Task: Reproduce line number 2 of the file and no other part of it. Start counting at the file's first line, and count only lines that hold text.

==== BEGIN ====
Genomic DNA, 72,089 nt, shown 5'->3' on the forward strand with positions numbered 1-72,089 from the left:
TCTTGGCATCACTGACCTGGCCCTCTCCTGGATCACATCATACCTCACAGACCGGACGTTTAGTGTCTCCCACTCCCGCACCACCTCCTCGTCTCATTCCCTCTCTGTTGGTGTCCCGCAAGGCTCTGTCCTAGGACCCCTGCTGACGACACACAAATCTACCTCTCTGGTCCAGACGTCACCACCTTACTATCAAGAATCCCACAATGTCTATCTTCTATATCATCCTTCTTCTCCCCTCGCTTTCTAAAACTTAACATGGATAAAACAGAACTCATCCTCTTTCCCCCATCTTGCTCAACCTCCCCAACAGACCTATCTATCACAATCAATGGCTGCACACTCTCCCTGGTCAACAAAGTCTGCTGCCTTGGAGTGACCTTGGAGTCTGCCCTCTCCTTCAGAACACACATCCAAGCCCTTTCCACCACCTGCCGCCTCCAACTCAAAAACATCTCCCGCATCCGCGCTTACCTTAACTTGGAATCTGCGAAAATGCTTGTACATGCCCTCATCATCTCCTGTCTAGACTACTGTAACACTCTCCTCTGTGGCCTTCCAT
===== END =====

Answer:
TCTTGGCATCACTGACCTGGCCCTCTCCTGGATCACATCATACCTCACAGACCGGACGTTTAGTGTCTCCCACTCCCGCACCACCTCCTCGTCTCATTCCCTCTCTGTTGGTGTCCCGCAAGGCTCTGTCCTAGGACCCCTGCTGACGACACACAAATCTACCTCTCTGGTCCAGACGTCACCACCTTACTATCAAGAATCCCACAATGTCTATCTTCTATATCATCCTTCTTCTCCCCTCGCTTTCTAAAACTTAACATGGATAAAACAGAACTCATCCTCTTTCCCCCATCTTGCTCAACCTCCCCAACAGACCTATCTATCACAATCAATGGCTGCACACTCTCCCTGGTCAACAAAGTCTGCTGCCTTGGAGTGACCTTGGAGTCTGCCCTCTCCTTCAGAACACACATCCAAGCCCTTTCCACCACCTGCCGCCTCCAACTCAAAAACATCTCCCGCATCCGCGCTTACCTTAACTTGGAATCTGCGAAAATGCTTGTACATGCCCTCATCATCTCCTGTCTAGACTACTGTAACACTCTCCTCTGTGGCCTTCCAT